Two weeks after the Tunisian Revolution, I visited Aleppo, Syria. It was New Year's Eve, and I was in Gaziantep and had heard about day-trips to Syria. Ever the curious traveler, I wondered what was on the other side of the border. A frequent travel buddy and friend from college and I stopped at a bank in Kilis, a small but bustling border town, to exchange Turkish lira to dollars in case the Syrians wouldn't take Turkish lira. I vividly remember a disheveled looking man bypassing the bank line, greeted by a bank employee and taken care of at a desk that had been, up until that moment, closed. The man took out wads of bills from a nondescript plastic shopping bag and handed it over to the bank employee for deposit. This seemingly mundane bank transaction is really the key to how all global armed conflicts can be solved.
Kilis had become a burgeoning border town, the center of commerce between Turkey and Syria. With free passage between the countries and recently opened borders, goods and services from both countries were exchanged and relationships formed. The average Turk was able to visit Syria for the first time and Syrians were able to visit Turkey. Oblivious to that fact that the "unrest" going on in Tunisia would spread to Syria in three months, we made plans to come back to Syria in the summer. Aleppo was historic It was also tired. Its people were friendly, hospitable and big fans of Turkey. The people had cellphones and the Internet; they made plans to travel and study abroad. I remember the motorcycles the police rode had a picture of Bashar Assad wearing sunglasses on their windshield. It was still a dictatorship, but a waning one. "There's no way this regime lasts another five years," I thought.
Five years later, Assad is cornered in Damascus, his army depleted and weary of fighting. Saddam Hussein's Baathist army, fully dismissed from their posts, unemployed and despised by the people of Iraq, have regrouped and formed their own army once again. The former anti-religion Marxists have suddenly found God and conveniently now fight for "Islam," expropriating the name in the acronym ISIS (the Islamic State of Iraq and al-Sham). When I tell people that Saddam Hussein added the words "Allah-u-Akbar" (God is great) to the Iraqi flag only after he lost the Gulf War, they are shocked. A ploy for popular support, Saddam banked on gaining popular support by framing the war into a war "against the Crusaders." ISIS does the same thing and has been successful at attracting gullible disenfranchised Europeans to fight for their "Islamic State."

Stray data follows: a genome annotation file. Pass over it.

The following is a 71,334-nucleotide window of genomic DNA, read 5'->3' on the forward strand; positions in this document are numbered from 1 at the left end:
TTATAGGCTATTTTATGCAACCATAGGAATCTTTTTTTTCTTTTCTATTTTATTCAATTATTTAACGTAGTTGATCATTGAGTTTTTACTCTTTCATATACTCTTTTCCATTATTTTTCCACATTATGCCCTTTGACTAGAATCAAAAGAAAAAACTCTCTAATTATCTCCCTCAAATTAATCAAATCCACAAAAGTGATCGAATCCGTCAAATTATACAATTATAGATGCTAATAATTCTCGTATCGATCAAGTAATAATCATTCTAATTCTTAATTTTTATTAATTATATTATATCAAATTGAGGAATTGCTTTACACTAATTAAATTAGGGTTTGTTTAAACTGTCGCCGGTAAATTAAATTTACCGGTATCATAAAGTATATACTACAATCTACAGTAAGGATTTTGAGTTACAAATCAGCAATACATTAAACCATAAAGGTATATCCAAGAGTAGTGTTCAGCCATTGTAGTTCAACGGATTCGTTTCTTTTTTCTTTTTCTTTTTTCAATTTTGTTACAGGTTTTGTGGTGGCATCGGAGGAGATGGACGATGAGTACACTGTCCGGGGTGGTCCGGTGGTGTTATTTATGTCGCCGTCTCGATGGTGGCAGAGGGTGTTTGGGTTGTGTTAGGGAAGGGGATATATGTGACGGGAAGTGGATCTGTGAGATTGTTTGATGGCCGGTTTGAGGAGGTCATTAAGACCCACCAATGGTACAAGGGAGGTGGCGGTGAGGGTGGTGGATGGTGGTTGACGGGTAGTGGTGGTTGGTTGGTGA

This leaves fighters from the People's Defense Units (YPG) - the sister organization of the globally recognized terrorist organization, the PKK - and a group of opposition fighters, mainly battling Assad's military, to round out the parties in Syria. The United States and Turkey began a campaign of fighting both ISIS and the PKK, brethren in their Marxist roots, when previously they had hoped they would finish each other off. Apparently they weren't killing each other fast enough.
This campaign comes on the heels of the P5+1 - the five permanent members of the U.N. Security Council and Germany - agreement with Iran. That the timing is a mere coincidence is unlikely. More likely, Iran agreed to cease active support of Assad in exchange for what the unkempt bank customer handed over for deposit: Money. Ultimately, people act in their own best interests, and for many this means basic food and shelter. For the Iranians, this meant making concessions with their nuclear program in return for the lifting of crippling sanctions.
With a de facto "safe zone" being carved out in Northern Syria by the U.S. and Turkey, the question becomes what next? Turkey should install a regional government in Aleppo. It should be administered by the moderate fighters that have been fighting Assad for years. Most importantly it should be well funded so that rebuilding can immediately begin. You can decide to spend money on bombs or butter. The world has tried bombs, let's give butter a chance.
As Syria rebuilds, Syrian refugees will return to jobs and peace. The "safe zone" should extend to the borders of Iraq and with the help of the Iraqi government and continue on in all areas that border ISIS-held territory. Terrorism is fueled by desperation; citizens with food, shelter, jobs, hope for the future - essentially a reason to live - will have no incentive to join terror groups. Neither the PKK nor ISIS will be able to lure fighters unless they have nothing to lose.
Turkey's fight against the PKK could have been preempted a century ago if the West hadn't draw borders that ensured constant unrest and propped up dictators that controlled them. It also could have been prevented years ago if the government had not neglected and discriminated against their Kurdish citizens. Unfortunately, previous governments did, and this government was unable to make up for 80 years of neglect and discrimination fast enough in its "reconciliation process."
The Syrian war emboldened the PKK and its sister organizations who are suddenly now much more well-funded and organized thanks to Western nations trying to eliminate the ISIS threat. They are no longer satisfied with gaining rights afforded other citizens; they wish to continue their guerrilla war. Turkey and the U.S. have had to make the least-worst choice. Here's hoping peace is restored quickly.